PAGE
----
But my friend Jenna reminded me that the practice of keeping our culture alive, and taking pride in traditions that are actively being erased, is important activism as well. Jenna has been practicing Palestinian embroidery, an art that has deep meaning for each Palestinian family and region. Each color combination and pattern signify a specific community or family name. Most of us have embroidery passed down to us from grandmothers and aunties, and Jenna has been studying and practicing this craft for years now.
The thob, a long and greatly detailed embroidered dress, is the masterpiece of any Palestinian embroidery collection, and much of the smaller pieces and gifts resemble portions of the patterns in a thob. Jenna says that when she is feeling hopeless and overwhelmed by the news from Gaza she turns to her art and embroidery, “I always turn to handcrafts … this helps me transfer worry and stress to another object … making gifts, practicing embroidery, and making designs are constantly in my life.” This, she said, is how she keeps Palestine present daily and keeps her culture alive.
Asking my father about our Palestinian identity, I feel the pain of our loss of culture. We often have these conversations surrounded by his collection of imported tapestries, pottery and other artful reminders of Palestine. There is something healing and safe about sharing stories of cultural loss surrounded by the cool ocean air of the west side of Santa Cruz with fresh homemade hummus on the table. Due to COVID this interview was conducted online, somehow bringing a new formality to our conversation.
I watch my own young child reflecting our palpable emotions as we talk, and I do my best to give him age-appropriate context and transparency; I want my child’s cultural journey to be integrated and collaborative, to avoid the pain of finding out later as my dad describes.
“They lived through a lot … the 1948 war, … lived under the British rule when their parents were growing up … it’s interesting when you look back,” my dad told me. “We have relatives who lost property and businesses in Jerusalem. A family movie theater, several family homes.”
My grandmother has one of our family keys — a form of resistance to keep and pass down — referred to as miftah or “key of return.” The Israeli government won’t recognize family ties to land or homes or even deeds and so they don’t like us to keep the keys. These keys, often six inches long and a half-inch thick, are pure iron.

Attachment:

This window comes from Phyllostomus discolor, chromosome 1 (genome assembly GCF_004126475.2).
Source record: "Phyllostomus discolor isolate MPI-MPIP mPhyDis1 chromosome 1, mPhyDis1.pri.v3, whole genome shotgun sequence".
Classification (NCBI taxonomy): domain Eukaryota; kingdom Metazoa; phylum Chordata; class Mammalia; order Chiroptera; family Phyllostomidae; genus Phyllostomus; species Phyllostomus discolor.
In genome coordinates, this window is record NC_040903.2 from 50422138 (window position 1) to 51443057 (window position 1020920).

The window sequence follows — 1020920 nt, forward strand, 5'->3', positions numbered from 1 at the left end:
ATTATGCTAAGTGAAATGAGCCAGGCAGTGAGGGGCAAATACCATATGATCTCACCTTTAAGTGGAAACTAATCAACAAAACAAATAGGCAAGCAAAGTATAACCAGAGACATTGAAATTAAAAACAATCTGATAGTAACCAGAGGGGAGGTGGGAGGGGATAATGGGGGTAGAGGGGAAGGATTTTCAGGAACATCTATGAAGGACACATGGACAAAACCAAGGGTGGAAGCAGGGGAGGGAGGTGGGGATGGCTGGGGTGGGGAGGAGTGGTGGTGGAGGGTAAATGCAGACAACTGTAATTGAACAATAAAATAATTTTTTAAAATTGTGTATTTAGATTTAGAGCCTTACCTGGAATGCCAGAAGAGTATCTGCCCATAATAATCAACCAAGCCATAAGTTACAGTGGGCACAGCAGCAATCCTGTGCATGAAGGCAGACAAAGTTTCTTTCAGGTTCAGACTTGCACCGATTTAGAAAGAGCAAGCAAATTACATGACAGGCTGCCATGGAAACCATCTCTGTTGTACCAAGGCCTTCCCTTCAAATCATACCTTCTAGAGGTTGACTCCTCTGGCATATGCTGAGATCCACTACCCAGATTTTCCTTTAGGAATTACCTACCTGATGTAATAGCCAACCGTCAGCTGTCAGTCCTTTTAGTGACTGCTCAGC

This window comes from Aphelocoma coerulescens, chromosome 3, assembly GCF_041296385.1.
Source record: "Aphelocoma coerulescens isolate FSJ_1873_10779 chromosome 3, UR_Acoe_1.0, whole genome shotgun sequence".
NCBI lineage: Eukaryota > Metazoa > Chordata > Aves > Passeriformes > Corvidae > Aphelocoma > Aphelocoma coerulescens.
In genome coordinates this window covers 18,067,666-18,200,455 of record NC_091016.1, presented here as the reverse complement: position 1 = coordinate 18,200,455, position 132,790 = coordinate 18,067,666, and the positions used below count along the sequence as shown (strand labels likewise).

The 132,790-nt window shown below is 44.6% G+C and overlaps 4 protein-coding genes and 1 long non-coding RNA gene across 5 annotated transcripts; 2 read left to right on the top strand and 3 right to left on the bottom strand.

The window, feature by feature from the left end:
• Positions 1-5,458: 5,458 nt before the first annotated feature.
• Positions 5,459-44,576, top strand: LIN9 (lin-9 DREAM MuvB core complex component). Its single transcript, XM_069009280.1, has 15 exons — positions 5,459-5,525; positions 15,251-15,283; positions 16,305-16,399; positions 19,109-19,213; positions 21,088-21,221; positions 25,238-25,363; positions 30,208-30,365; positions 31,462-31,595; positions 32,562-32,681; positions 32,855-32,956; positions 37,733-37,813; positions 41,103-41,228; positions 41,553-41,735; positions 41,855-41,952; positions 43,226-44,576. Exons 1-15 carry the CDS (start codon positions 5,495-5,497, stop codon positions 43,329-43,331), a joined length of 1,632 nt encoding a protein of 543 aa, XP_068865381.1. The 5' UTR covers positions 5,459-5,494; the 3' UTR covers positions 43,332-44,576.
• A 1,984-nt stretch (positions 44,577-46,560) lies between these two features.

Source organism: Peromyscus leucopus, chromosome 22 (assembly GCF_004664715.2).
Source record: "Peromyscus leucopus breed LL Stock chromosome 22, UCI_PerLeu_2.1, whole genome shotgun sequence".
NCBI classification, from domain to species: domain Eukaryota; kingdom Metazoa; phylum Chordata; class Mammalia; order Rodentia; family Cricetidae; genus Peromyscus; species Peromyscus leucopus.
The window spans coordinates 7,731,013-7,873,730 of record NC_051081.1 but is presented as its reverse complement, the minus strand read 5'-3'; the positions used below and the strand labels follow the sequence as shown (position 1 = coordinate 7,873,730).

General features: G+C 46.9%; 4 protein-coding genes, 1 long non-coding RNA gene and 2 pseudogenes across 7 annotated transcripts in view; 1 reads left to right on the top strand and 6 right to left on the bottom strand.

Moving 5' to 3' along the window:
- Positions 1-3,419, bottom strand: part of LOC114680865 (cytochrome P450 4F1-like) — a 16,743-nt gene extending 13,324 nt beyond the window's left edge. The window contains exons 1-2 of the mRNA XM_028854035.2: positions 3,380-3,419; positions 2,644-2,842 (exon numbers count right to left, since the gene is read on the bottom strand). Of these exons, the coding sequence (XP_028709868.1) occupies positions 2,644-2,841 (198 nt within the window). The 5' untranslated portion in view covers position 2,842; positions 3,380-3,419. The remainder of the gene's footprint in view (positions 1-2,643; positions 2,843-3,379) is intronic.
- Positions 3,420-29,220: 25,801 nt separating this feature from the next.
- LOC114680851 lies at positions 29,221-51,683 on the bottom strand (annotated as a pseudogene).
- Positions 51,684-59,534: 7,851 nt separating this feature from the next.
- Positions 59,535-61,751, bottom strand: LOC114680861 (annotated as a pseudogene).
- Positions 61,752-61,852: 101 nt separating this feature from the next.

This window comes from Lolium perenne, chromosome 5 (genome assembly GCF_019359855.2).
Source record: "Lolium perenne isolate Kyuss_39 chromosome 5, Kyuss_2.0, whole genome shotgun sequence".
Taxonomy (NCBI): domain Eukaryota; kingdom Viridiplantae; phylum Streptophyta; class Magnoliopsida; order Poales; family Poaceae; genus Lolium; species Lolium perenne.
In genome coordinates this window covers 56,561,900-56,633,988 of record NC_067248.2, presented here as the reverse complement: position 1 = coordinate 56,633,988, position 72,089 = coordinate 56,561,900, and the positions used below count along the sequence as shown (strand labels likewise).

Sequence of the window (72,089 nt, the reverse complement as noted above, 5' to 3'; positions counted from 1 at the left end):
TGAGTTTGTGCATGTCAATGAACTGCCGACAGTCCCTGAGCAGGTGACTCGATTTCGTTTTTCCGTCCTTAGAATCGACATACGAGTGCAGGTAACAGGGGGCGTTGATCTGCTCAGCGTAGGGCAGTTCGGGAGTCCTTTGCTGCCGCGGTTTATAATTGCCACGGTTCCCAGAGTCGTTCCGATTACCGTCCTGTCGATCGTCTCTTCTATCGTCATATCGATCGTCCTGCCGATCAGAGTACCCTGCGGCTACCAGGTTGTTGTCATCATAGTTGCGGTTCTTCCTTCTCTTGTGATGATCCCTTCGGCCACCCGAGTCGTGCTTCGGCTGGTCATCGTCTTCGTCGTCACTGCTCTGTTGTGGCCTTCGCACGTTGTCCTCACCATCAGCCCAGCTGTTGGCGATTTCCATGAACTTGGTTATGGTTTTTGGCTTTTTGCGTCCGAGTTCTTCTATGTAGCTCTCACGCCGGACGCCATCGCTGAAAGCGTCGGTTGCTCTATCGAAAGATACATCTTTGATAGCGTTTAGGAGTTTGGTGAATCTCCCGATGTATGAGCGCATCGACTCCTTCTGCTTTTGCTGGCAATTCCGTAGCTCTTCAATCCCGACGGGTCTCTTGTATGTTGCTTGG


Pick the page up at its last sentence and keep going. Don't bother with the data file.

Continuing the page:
I asked my dad why he thought his parents hadn’t shared more about what had led them to leave: “I could guess that part of it was to continue our integration into American culture, but of course they could have never foreseen how bad the occupation was going to become.”
Even within our own families, all too many Palestinians feel disempowered and defeated around disclosing — let alone highlighting — the ongoing traumas we endure. And it is impossible to ignore the force behind this phenomena: American culture demands a strong affiliation with Israel on all fronts. It is overwhelming to perpetually counteract the dominant narrative that ignores their consistent infringements on human rights.
The cognitive dissonance of life as a Palestinian American is draining. Most days, as my friend Mohammed says, “You feel helpless and complicit. I know for a fact that my tax money that I pay every month contributes to the Israeli military” and the ongoing destruction of his family’s homes and livelihoods.
"This is something I remind people of when they try to say that they 'have enough problems to solve in our own backyard.' Human rights violations against Palestinians are our problem and our violence to solve."
He’s right: the U.S government paid 3.8 billion dollars in 2019 to the Israeli government and armed forces, supplying much of its tanks, bullets, gasses, and other weapons. This is not a new or recent development; Congressional Research Service reports that “According to USAID Data Services, as of March 2020, in constant 2018 U.S. dollars (inflation-adjusted), total U.S. aid to Israel obligated from 1946-2018 is $236 billion.”
It’s common knowledge among Palestinians that U.S.-funded weaponry and tactics are contracted specifically to be battle-tested by the Israeli army against Palestinians, only to then be used in the United States, often against Black and other communities of color by state and federal police — often in retaliation for protesting these exact forms of violence. During last summer’s uprisings, Palestinians even shared tips with American protesters on how to protect themselves against US-made CS gas, a chemical weapon banned in war by the Geneva Convention but perfectly legal for a government to use against its own residents. It’s a pipeline that citizens on both sides pay for with our livelihoods and our lives. This is something I remind people of when they try to say that they “have enough problems to solve in our own backyard.” Human rights violations against Palestinians are our problem and our violence to solve.